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Identification of poly(ADP-ribose)polymerase-1 and Ku70/Ku80 as transcriptional regulators of S100A9 gene expression



S100 proteins, a multigenic family of non-ubiquitous cytoplasmic Ca2+-binding proteins, have been linked to human pathologies in recent years. Dysregulated expression of S100 proteins, including S100A9, has been reported in the epidermis as a response to stress and in association with neoplastic disorders. Recently, we characterized a regulatory element within the S100A9 promotor, referred to as MRE that drives the S100A9 gene expression in a cell type-specific, activation- and differentiation-dependent manner (Kerkhoff et al. (2002) J. Biol. Chem. 277, 41879–41887).


In the present study, we investigated transcription factors that bind to MRE. Using the MRE motif for a pull-down assay, poly(ADP-ribose)polymerase-1 (PARP-1) and the heterodimeric complex Ku70/Ku80 were identified by mass spectrometry and confirmed by chromatin immunoprecipitation. Furthermore, TPA-induced S100A9 gene expression in HaCaT keratinocytes was blocked after the pharmacologic inhibition of PARP-1 with 1,5-isoquinolinediol (DiQ).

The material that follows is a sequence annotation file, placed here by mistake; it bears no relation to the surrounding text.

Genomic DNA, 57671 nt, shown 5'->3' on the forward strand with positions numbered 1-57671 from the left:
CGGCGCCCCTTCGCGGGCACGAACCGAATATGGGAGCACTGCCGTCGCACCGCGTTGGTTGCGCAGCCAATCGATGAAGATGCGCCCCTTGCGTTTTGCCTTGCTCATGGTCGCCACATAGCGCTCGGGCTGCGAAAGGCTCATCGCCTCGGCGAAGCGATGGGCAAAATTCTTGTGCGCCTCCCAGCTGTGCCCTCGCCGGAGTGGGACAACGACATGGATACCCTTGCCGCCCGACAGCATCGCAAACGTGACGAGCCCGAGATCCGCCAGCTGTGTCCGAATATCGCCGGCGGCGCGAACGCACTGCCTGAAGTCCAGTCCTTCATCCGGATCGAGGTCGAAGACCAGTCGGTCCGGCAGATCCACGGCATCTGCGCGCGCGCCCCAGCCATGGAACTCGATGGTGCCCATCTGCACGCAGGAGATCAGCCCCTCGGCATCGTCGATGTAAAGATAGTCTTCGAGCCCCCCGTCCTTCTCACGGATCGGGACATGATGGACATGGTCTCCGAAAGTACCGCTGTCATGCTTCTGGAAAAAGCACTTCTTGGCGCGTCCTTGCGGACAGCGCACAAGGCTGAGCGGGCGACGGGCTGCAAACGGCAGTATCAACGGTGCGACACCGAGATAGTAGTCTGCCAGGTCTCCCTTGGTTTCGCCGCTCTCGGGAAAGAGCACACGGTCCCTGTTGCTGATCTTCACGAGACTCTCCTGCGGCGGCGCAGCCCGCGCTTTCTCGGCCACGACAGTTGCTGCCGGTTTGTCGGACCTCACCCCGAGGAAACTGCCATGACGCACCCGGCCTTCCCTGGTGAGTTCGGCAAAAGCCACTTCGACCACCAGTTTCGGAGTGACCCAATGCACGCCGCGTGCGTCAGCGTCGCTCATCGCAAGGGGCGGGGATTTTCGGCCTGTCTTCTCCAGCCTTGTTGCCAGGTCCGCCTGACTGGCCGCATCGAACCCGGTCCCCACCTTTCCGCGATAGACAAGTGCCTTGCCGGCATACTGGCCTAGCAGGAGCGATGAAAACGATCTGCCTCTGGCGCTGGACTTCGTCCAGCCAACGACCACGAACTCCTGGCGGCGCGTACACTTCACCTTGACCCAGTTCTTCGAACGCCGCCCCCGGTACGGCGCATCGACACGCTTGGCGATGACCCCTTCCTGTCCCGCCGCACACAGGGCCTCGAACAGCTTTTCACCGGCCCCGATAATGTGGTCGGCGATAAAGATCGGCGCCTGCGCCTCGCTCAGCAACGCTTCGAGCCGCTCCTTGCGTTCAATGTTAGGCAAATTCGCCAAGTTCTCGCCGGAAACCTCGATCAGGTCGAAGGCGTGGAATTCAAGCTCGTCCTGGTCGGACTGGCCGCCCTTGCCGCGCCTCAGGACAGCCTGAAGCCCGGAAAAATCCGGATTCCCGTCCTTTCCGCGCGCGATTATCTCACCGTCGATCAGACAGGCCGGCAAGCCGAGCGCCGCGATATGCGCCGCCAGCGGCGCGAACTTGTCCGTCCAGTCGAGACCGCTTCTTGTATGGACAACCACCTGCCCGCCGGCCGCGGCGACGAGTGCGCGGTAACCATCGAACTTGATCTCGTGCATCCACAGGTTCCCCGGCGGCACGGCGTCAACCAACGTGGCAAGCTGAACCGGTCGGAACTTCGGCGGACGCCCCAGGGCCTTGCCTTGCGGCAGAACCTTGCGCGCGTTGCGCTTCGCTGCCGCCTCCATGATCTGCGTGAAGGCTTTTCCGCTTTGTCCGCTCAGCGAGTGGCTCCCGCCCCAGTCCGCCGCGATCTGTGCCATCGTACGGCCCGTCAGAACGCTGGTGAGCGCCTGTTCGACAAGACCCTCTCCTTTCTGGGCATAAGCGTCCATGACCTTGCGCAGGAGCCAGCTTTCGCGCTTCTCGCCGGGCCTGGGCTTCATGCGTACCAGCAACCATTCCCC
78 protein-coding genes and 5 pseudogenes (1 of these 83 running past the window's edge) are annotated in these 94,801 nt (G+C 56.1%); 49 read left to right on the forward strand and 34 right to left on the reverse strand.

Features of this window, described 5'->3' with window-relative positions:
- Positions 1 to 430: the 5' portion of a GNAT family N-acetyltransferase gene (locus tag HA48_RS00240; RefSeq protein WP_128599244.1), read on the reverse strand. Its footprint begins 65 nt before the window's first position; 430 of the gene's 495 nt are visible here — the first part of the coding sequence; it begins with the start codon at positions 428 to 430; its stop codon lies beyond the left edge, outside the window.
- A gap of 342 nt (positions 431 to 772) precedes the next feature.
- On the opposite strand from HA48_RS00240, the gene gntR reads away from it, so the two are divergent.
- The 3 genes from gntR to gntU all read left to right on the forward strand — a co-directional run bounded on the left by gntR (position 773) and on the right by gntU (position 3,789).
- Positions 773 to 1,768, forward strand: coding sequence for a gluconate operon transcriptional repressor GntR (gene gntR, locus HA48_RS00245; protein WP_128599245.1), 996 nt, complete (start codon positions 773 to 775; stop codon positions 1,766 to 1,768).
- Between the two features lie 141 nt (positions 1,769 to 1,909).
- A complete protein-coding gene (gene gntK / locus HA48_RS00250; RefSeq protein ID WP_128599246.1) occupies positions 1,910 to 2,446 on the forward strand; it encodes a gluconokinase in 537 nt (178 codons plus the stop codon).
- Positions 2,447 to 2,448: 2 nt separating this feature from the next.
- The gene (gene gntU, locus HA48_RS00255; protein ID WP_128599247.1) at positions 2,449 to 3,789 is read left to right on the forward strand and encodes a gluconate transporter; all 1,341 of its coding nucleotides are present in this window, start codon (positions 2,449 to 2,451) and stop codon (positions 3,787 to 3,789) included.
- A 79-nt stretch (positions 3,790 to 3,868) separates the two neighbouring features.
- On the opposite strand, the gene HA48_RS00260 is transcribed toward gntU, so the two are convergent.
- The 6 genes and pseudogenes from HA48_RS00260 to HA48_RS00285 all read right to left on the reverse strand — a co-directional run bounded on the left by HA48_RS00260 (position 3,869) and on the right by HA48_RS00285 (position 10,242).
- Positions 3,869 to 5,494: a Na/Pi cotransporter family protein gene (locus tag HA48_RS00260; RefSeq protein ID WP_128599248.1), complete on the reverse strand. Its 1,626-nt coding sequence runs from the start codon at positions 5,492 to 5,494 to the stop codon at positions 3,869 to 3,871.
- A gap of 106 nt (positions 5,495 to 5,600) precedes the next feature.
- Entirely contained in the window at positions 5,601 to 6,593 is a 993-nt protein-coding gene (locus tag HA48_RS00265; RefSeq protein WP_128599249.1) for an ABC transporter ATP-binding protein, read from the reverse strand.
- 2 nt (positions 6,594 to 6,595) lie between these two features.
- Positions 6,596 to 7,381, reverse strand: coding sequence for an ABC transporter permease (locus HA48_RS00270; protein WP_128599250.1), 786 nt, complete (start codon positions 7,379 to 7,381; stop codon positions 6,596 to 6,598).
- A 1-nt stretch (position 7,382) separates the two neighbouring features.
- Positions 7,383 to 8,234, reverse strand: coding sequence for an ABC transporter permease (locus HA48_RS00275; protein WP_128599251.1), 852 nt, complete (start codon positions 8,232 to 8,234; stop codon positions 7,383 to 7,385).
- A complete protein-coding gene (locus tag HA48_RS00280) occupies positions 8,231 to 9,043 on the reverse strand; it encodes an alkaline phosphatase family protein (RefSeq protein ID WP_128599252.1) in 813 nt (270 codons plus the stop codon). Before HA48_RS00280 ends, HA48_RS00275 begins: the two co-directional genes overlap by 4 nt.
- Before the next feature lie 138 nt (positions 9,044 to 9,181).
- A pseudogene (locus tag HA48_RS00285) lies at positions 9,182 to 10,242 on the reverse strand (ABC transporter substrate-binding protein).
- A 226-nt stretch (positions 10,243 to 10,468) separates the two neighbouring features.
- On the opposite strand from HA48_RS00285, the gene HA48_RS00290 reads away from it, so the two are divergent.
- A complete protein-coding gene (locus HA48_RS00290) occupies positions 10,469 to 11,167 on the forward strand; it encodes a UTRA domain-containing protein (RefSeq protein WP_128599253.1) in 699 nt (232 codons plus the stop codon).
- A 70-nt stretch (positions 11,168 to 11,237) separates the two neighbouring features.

The candidates, poly(ADP-ribose)polymerase-1 (PARP-1) and the heterodimeric complex Ku70/Ku80, are known to participate in inflammatory disorders as well as tumorgenesis. The latter may indicate a possible link between S100 and inflammation-associated cancer.


Members of the S100 protein family comprise a multigenic group of non-ubiquitous cytoplasmic Ca2+-binding proteins of the EF-hand type, differentially expressed in a wide variety of cell types. In particular, S100A8 and S100A9 also known as calgranulins are abundant in myeloid cells. The expression of S100A8 and S100A9 is increased in various disorders, such as rheumatoid arthritis, inflammatory bowel disease and vasculitis [1]. The S100/calgranulins are associated with inflammatory disorders as they are secreted from phagocytes upon cellular activation [2, 3], and track disease activity. In addition to their abundance in myeloid cells, S100A8 and S100A9 can also be found in the epidermis as a response to stress. For example, they are significantly up-regulated in differentiating suprabasal wound keratinocytes [4, 5], in response to UVB irradiation [6], and in psoriasis keratinocytes [7], suggesting a role for these proteins in the pathogenesis of certain diseases. Based on these findings, the two S100 proteins have been referred to as stress-regulated proteins [8].